Scientists at the University of Bonn have been able for the first time to demonstrate quantum entanglement between a stationary qubit, i.e. a two-state quantum system, and a photon with direct coupling to an optical fiber.
In their experimental setup, the scientists implemented a special interface between light and matter. To this end, they used an optical resonator consisting of two opposing mirrors realized on the end facets of two optical fibers. For the concave mirrors, they ablated part of the optical fiber with a laser pulse and subsequently had the optical fiber ends coated with a reflective coating. The fiber diameter of 150 micrometers was roughly on the order of a hair (approx. 60 micrometers).
The small resonator volume increases the light-matter interaction, which enables high bandwidths for the distribution of quantum information in a network. Another advantage is that the fiber resonator leads to so-called intrinsic coupling of photons to optical fibers. This greatly simplifies their distribution in a network.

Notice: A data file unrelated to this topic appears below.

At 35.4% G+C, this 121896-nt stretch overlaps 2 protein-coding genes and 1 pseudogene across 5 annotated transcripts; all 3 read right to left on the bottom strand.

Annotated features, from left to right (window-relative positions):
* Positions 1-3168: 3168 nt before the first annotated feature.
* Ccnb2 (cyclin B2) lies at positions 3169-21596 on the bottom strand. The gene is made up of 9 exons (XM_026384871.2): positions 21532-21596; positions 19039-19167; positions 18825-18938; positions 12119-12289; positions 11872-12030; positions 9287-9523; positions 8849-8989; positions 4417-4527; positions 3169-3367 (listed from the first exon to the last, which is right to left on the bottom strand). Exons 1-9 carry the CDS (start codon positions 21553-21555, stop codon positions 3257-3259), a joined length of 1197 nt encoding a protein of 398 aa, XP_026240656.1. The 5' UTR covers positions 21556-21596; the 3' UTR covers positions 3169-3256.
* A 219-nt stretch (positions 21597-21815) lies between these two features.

The team observed that even at a distance of one and a half meters, the single ion and the photon shared a common entangled quantum state.
The results of the study may be relevant for so-called distributed quantum computing or provably secure communication. (Phys.org)
The study has been published in the journal npj Quantum Information.